The Hillsdale College Symphony Orchestra has long provided beauty and culture to campus through its challenging yet lovely performances. But in the last couple years, it has gained well-earned national recognition.
In July, American Prize awarded Hillsdale’s orchestra second place in the college division of its nationwide arts competition. Davidson College Symphony Orchestra in Davidson, North Carolina, beat out Hillsdale for first place, but Hillsdale came in ahead of College of William and Mary Symphony Orchestra based in Williamsburg, Virginia.
The competition is based on application. Orchestras can send recordings of performances two years old and newer. Last year was the first time Director of Music James Holleman submitted recordings from 2015 through 2017 concerts.
“They’re looking for quality arts in the country, where you wouldn’t expect it, or it doesn’t get recognized,” Holleman said.
He said the American Prize judges professional, university, community, and youth orchestras, as well as composers, vocal performers, and more. The Hillsdale College Symphony Orchestra had won a spot on the stage at the College Orchestra Directors Association Conference and was the smallest college ever to perform there.
“I thought, ‘Why not throw our hat in the ring and see what happens?’” Holleman said.
So Holleman decided to apply for the American Prize.
Founded in 2009, The American Prize is a series of competitions, administered by a nonprofit organization in Connecticut called Hat City Music Theater, according to the American Prize blog.
Junior Sara Becker has participated in the orchestra since she was a freshman and held the position of second violin during the 2017 – 2018 year. She said the last couple years have been exciting for the orchestra as members have grown in community and talented new members have been recruited.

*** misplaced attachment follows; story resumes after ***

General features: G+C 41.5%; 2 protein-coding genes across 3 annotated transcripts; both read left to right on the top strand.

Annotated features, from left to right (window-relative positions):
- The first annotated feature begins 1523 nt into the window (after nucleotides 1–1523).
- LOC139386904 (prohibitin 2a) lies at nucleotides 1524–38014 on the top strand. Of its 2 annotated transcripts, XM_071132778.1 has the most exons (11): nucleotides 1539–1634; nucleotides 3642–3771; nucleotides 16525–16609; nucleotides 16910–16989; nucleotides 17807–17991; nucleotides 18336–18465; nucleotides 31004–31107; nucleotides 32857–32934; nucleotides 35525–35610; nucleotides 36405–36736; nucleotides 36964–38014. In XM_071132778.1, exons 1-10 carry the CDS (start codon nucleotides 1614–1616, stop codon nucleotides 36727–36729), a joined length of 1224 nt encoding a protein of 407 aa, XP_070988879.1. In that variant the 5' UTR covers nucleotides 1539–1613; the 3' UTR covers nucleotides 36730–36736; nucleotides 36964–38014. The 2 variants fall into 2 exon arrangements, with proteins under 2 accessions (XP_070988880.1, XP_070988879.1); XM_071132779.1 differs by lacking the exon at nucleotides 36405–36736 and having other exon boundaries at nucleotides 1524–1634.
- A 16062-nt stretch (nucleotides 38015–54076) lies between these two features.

“It’s nice recognition for the program, and really nice recognition of the work the students put into it, balancing with difficult academics,” Holleman said. “They’re mostly not music majors, so it’s just really nice recognition for all those efforts and spirit.”
Becker said winning the award reflected on that unique dynamic of Hillsdale’s orchestra, in which students join simply because they enjoy music.
“You can be excellent in all different areas,” she said. “The mentality I see encouraged throughout the college is, if you’re going to do something, do it well.”
Heather Woodhouse, ’18, was a principal flutist, as well as picillo player.
“You’re there because you love it,” she said. “An instrument is something they put in your hand in elementary school or some later time, and it’s like a wand. You can do crazy things with it. Why would you want to stop?”
She said that the prize was won through a team effort. Last year, she said, the members learned to listen to each other more. Holleman said that while national recognition has come in the last couple years, it has been a long process of building the program that has brought recent success.
“Anybody who’s been a member shares in this,” he said.